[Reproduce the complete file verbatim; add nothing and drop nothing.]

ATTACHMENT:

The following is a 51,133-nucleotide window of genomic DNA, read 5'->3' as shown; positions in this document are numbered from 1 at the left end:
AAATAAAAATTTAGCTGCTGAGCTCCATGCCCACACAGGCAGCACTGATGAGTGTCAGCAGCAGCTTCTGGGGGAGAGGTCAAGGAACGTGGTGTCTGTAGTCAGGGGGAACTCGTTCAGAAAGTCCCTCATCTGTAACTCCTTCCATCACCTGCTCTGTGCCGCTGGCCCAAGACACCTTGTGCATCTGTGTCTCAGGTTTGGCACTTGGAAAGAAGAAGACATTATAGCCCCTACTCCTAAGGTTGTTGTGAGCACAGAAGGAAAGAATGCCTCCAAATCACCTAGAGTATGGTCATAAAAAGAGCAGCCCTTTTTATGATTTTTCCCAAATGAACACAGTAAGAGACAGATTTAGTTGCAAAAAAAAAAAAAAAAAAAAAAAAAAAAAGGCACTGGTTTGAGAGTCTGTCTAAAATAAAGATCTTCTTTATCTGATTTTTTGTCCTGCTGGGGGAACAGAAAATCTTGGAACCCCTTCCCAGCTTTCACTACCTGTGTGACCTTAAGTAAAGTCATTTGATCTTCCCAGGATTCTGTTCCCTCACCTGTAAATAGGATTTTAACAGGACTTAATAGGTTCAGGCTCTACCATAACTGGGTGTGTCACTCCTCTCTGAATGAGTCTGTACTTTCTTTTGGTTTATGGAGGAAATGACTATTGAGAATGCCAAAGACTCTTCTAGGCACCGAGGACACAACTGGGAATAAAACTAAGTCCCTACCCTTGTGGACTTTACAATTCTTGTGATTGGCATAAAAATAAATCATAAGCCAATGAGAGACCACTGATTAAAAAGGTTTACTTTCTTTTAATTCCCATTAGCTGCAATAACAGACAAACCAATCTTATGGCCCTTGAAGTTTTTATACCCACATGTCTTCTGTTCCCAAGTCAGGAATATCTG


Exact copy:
The following is a 51,133-nucleotide window of genomic DNA, read 5'->3' as shown; positions in this document are numbered from 1 at the left end:
AAATAAAAATTTAGCTGCTGAGCTCCATGCCCACACAGGCAGCACTGATGAGTGTCAGCAGCAGCTTCTGGGGGAGAGGTCAAGGAACGTGGTGTCTGTAGTCAGGGGGAACTCGTTCAGAAAGTCCCTCATCTGTAACTCCTTCCATCACCTGCTCTGTGCCGCTGGCCCAAGACACCTTGTGCATCTGTGTCTCAGGTTTGGCACTTGGAAAGAAGAAGACATTATAGCCCCTACTCCTAAGGTTGTTGTGAGCACAGAAGGAAAGAATGCCTCCAAATCACCTAGAGTATGGTCATAAAAAGAGCAGCCCTTTTTATGATTTTTCCCAAATGAACACAGTAAGAGACAGATTTAGTTGCAAAAAAAAAAAAAAAAAAAAAAAAAAAAAGGCACTGGTTTGAGAGTCTGTCTAAAATAAAGATCTTCTTTATCTGATTTTTTGTCCTGCTGGGGGAACAGAAAATCTTGGAACCCCTTCCCAGCTTTCACTACCTGTGTGACCTTAAGTAAAGTCATTTGATCTTCCCAGGATTCTGTTCCCTCACCTGTAAATAGGATTTTAACAGGACTTAATAGGTTCAGGCTCTACCATAACTGGGTGTGTCACTCCTCTCTGAATGAGTCTGTACTTTCTTTTGGTTTATGGAGGAAATGACTATTGAGAATGCCAAAGACTCTTCTAGGCACCGAGGACACAACTGGGAATAAAACTAAGTCCCTACCCTTGTGGACTTTACAATTCTTGTGATTGGCATAAAAATAAATCATAAGCCAATGAGAGACCACTGATTAAAAAGGTTTACTTTCTTTTAATTCCCATTAGCTGCAATAACAGACAAACCAATCTTATGGCCCTTGAAGTTTTTATACCCACATGTCTTCTGTTCCCAAGTCAGGAATATCTG